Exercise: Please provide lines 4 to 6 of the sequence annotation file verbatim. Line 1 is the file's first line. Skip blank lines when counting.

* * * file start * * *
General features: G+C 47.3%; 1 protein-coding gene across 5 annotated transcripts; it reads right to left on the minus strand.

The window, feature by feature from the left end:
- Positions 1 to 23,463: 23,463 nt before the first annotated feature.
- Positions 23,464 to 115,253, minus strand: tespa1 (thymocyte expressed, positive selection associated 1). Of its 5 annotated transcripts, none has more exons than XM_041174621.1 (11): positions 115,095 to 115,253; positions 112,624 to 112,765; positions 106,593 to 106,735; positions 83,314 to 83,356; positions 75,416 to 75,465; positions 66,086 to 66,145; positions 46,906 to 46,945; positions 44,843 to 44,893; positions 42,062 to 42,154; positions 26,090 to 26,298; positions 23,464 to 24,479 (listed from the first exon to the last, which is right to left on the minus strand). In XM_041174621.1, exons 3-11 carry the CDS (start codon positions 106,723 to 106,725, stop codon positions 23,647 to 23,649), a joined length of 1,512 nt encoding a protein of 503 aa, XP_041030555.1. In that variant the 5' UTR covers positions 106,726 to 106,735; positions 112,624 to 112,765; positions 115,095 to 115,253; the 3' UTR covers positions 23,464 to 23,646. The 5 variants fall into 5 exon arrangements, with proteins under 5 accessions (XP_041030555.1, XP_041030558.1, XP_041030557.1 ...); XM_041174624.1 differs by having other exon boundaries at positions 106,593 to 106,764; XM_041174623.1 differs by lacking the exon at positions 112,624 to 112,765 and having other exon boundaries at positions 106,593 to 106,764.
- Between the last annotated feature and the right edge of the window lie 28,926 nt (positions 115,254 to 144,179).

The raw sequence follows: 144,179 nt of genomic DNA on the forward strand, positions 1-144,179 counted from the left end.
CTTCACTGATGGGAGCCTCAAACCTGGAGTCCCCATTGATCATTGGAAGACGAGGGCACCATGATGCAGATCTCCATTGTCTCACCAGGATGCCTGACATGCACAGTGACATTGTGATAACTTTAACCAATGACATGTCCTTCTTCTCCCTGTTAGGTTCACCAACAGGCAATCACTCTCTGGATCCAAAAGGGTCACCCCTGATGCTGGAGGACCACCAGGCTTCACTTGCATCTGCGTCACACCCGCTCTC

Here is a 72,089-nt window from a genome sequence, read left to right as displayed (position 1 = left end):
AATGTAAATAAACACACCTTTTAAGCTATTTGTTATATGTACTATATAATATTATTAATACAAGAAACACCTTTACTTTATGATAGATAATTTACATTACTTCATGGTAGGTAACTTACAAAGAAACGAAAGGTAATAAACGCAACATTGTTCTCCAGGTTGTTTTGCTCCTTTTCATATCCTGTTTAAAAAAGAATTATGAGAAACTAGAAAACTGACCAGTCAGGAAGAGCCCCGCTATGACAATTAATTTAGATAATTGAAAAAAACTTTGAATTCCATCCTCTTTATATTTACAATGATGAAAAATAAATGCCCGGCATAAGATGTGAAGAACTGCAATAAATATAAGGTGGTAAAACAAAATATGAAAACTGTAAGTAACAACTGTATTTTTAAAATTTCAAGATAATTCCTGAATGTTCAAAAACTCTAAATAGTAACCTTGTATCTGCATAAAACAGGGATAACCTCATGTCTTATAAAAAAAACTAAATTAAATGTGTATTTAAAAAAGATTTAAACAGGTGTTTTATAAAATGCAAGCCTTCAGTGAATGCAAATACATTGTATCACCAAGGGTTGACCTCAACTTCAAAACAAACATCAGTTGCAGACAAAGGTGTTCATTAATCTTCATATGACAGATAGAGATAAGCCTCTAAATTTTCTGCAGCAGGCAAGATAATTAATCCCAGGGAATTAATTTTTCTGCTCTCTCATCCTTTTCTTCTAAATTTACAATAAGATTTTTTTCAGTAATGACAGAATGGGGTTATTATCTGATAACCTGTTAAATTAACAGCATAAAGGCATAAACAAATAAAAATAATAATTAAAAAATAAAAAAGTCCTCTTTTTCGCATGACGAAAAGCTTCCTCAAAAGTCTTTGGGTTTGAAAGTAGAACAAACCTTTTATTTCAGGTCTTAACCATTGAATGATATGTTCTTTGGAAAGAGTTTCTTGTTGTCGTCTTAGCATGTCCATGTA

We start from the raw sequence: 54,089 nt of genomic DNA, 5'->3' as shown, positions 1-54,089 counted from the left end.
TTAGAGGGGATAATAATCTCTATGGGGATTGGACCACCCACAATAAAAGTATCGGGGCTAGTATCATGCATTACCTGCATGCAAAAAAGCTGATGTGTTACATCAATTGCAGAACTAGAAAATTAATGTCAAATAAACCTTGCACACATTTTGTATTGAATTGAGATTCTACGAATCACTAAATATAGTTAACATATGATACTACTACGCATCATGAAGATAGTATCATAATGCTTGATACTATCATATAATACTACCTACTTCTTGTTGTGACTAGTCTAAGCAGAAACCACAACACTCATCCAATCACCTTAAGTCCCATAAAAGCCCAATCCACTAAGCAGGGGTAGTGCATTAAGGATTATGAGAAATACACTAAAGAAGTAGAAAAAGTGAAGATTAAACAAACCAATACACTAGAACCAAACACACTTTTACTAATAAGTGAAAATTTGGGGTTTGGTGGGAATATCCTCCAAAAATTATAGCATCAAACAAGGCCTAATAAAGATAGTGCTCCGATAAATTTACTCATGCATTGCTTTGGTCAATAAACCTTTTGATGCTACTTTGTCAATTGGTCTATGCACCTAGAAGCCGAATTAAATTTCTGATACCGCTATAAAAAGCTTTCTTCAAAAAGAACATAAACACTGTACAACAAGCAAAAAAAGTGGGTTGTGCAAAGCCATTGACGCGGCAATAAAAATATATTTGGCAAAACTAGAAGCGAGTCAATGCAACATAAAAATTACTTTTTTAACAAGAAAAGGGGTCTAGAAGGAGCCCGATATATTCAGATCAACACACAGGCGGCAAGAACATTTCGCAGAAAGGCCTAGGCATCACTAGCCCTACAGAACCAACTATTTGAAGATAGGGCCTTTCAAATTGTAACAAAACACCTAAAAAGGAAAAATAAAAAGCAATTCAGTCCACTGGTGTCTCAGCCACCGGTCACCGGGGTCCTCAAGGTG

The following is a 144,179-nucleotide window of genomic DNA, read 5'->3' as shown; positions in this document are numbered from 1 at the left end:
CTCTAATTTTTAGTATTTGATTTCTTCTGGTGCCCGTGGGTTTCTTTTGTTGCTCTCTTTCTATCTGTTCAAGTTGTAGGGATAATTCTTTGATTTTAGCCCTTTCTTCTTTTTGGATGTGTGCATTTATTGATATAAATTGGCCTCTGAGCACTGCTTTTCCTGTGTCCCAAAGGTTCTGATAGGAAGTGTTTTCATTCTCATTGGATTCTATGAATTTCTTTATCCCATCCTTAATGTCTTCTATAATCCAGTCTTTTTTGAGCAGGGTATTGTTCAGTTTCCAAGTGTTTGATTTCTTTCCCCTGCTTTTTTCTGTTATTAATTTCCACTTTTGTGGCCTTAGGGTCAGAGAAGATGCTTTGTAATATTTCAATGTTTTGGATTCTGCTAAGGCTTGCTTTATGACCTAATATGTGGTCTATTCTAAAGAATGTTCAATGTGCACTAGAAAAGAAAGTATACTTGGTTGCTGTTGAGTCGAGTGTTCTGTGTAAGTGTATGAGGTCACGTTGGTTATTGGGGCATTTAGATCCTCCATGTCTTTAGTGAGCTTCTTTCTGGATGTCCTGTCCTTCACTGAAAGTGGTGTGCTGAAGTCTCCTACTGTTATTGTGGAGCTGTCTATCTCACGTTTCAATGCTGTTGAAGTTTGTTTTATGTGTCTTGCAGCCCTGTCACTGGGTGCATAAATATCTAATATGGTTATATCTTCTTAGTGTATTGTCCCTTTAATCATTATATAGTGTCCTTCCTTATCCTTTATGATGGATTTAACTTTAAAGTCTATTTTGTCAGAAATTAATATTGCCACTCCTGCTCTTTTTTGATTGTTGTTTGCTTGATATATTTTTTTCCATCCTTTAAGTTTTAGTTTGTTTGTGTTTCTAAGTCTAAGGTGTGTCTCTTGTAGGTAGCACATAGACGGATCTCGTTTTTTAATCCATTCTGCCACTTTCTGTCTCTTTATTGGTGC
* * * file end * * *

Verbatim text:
- Positions 23,464 to 115,253, minus strand: tespa1 (thymocyte expressed, positive selection associated 1). Of its 5 annotated transcripts, none has more exons than XM_041174621.1 (11): positions 115,095 to 115,253; positions 112,624 to 112,765; positions 106,593 to 106,735; positions 83,314 to 83,356; positions 75,416 to 75,465; positions 66,086 to 66,145; positions 46,906 to 46,945; positions 44,843 to 44,893; positions 42,062 to 42,154; positions 26,090 to 26,298; positions 23,464 to 24,479 (listed from the first exon to the last, which is right to left on the minus strand). In XM_041174621.1, exons 3-11 carry the CDS (start codon positions 106,723 to 106,725, stop codon positions 23,647 to 23,649), a joined length of 1,512 nt encoding a protein of 503 aa, XP_041030555.1. In that variant the 5' UTR covers positions 106,726 to 106,735; positions 112,624 to 112,765; positions 115,095 to 115,253; the 3' UTR covers positions 23,464 to 23,646. The 5 variants fall into 5 exon arrangements, with proteins under 5 accessions (XP_041030555.1, XP_041030558.1, XP_041030557.1 ...); XM_041174624.1 differs by having other exon boundaries at positions 106,593 to 106,764; XM_041174623.1 differs by lacking the exon at positions 112,624 to 112,765 and having other exon boundaries at positions 106,593 to 106,764.
- Between the last annotated feature and the right edge of the window lie 28,926 nt (positions 115,254 to 144,179).

The raw sequence follows: 144,179 nt of genomic DNA on the forward strand, positions 1-144,179 counted from the left end.